For those who live or are visiting the North Phoenix area, the Deem Hills Recreation Area is a great place to visit. This park has it all: a dog park, a playground, a soccer field and, of course, hiking trails!
There are a variety of trails to choose from but to get to the highest elevation point, you’ll want to take this moderate 4 mile loop along the Circumference and Ridgeline trails.
Parking in the main west trailhead location, you’ll see the recreation area with kids and dogs playing along the flat grass in front of the mountain. From this vantage point, you might not think the hiking trails would offer that much of a scenic view. But as you begin hiking, you’ll see how this area opens up and offers more impressive vistas than you might expect.
To begin, we are going to start on the Circumference Trail. This trail travels along the entire base of the mountain. Follow along the dirt road that is located to the right of the dog park. Shortly you will see trail signs directing you towards the Circumference Trail. For this guide, I decided to take the loop in a counter clockwise direction but you can go whichever way suits you.
As you begin, the trail will seem a bit desolate. There are bits of long yellow straw like grass emerging up between these black, volcanic ashy rocks that are spread throughout the area. The trail is wide, allowing enough space for two hikers to easily bypass one another. For the most part this section of the trail is easy. There are a few dips and a few ups as you chug along, but nothing that you’ll really have to work that hard for.
Although at around 0.7 mile this trail begins to turn inwards and it quickly transitions. The path veers up to a steeper section, which will start to get your heart pumping. It will only be for a short distance, before coming across the Ridgeline trail near 0.9 mile.
Follow the signs to the left to remain on Ridgeline. From here you will see the path leading straight up to the top of the mountain.
Along this direct and inclined portion, you will be surrounded by a lot of vegetation and if the season is right … wildflowers. If you listen closely, you’ll hear the buzzing of bees and the scatter of lizards as they run away from your footsteps.
Once at the small summit section, you’ll be able to see a 360-degree view of the region. To the front you’ll see the city park and neighborhoods and behind you, you’ll see the rolling waves of the Phoenix Mountains, rolling out into an endless sea. It’s amazing to think all this open landscape is sitting behind a park, hiding from the city.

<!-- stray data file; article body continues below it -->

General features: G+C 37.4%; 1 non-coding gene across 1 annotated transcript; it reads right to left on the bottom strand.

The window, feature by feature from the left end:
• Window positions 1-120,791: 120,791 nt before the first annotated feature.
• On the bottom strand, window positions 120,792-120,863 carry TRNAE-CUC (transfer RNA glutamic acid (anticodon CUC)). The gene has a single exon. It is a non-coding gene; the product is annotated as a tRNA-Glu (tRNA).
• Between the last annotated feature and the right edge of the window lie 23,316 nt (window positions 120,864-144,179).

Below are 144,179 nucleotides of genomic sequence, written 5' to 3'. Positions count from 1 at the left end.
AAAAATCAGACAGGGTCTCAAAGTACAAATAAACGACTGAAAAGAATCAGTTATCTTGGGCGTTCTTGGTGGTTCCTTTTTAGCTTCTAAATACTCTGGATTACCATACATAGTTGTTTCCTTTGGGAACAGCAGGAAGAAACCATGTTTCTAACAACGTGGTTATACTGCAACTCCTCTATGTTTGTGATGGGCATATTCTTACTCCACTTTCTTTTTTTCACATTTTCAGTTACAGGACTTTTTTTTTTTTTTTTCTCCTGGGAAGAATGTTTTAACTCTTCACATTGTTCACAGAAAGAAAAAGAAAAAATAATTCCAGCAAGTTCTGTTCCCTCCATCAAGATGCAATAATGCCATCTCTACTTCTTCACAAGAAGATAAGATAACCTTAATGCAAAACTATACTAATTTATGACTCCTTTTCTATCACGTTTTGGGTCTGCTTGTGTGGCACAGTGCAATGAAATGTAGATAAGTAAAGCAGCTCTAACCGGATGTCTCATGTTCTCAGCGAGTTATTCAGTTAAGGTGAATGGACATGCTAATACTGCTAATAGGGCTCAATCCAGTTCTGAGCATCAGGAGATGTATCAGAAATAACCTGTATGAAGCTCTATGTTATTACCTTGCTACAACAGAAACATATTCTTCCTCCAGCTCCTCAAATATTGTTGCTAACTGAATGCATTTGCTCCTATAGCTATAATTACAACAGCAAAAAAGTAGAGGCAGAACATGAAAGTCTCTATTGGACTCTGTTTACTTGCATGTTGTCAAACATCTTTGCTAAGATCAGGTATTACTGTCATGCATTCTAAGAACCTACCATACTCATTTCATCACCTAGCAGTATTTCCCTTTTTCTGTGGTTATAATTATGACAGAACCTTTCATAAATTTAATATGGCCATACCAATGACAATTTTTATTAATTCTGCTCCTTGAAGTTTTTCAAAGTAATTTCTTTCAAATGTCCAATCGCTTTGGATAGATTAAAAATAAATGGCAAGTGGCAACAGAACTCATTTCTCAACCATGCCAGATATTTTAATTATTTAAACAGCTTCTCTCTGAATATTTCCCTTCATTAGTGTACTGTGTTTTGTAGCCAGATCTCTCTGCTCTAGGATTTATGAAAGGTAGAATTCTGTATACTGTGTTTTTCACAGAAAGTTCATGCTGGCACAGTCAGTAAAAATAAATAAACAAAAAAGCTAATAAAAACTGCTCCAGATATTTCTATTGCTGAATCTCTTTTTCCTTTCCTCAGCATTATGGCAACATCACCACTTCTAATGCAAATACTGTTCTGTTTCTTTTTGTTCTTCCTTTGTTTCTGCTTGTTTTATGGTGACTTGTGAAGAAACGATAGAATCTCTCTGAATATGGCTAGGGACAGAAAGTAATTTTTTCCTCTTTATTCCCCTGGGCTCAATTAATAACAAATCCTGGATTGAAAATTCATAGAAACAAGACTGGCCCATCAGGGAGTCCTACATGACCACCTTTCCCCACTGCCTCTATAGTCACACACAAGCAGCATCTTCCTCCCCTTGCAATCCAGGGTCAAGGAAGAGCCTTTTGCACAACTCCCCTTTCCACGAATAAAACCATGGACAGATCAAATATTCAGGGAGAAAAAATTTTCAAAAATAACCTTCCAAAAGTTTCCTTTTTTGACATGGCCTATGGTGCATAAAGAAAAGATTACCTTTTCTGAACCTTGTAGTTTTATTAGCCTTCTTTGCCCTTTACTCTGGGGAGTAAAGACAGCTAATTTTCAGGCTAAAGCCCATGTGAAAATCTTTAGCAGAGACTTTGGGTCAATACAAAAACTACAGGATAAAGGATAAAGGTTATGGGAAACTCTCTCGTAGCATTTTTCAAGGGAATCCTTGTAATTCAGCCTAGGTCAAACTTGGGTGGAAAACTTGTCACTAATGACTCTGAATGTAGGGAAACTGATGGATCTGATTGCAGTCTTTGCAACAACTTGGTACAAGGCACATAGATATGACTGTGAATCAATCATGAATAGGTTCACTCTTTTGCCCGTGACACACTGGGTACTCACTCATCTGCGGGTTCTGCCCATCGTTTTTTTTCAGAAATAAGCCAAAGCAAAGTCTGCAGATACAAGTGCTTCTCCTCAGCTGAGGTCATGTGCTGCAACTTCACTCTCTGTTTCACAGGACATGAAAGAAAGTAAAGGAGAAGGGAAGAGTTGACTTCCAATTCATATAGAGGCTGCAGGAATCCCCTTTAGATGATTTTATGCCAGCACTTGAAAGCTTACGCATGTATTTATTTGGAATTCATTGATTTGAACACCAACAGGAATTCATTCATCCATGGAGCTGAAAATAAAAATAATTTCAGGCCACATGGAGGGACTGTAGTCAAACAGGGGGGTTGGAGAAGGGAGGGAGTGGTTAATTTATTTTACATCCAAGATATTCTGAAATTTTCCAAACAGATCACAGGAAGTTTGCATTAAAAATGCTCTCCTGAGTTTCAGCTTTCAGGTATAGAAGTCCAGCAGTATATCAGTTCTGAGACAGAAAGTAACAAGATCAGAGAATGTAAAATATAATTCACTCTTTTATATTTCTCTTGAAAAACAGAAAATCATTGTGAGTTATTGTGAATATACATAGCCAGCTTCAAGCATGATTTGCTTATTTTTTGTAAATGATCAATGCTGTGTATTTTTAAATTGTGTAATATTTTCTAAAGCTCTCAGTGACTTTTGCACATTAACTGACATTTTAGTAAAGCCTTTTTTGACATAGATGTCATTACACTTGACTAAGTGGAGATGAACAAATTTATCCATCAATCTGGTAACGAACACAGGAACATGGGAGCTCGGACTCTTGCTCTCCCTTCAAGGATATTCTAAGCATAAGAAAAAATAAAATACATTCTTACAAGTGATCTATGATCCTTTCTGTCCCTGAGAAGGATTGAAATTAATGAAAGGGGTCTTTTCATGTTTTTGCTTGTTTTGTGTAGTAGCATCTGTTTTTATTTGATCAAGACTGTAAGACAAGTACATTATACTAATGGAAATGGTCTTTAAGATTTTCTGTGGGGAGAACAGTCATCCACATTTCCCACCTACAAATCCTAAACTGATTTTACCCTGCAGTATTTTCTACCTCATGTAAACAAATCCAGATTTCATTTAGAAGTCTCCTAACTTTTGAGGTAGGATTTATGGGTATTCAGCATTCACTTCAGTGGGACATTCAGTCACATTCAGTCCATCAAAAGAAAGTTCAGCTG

The actual ridgeline portion of the Ridgeline Trail is not long. In fact, some of the city view is actually hidden from sight along this portion.
As you are heading down there are switchbacks, instead of the previous direct route. This allows you to get a different view of the section that you just went up and makes it a little more fun to descend.
Once at the end of ridgeline there is a trail marker, although it does not indicate that you are meeting up with the Circumference Trail again. At this intersection, turn left. Soon, you will see a trail marker confirming that you are indeed, on the Circumference Trail.
This eastern side of the trail has a more sandy feel to it and there are not so many volcanic rocks laying around. There also seem to be more mountain bikers along this side. As you follow along, the trail gradually descends and you will meet up again at the recreation parking area.
This area is popular but yet never feels crowded. It’s a great way little escape from the city, without actually leaving the city.
This maintained trail is well marked and clear to follow.
From downtown Phoenix, take the I-17 North and exit off Happy Valley Rd. At the roundabout, take the 3rd exit to W Happy Valley. At next roundabout, take 1st exit to stay onto W Happy Valley. In about 3 miles turn right onto 51st Ave. Follow for about a half mile then turn right onto Deem Hills Pkwy. Go down for about a half mile then turn right into the Deem Hills Recreation Area.
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Because the situation on the ground is changing rapidly and so many different jurisdictions and land agencies are involved, we will no longer be updating individual parks, trails, or regions for closures. We strongly recommend you stick with neighborhood walks to support efforts to limit the spread of COVID-19. Please read this post for more information.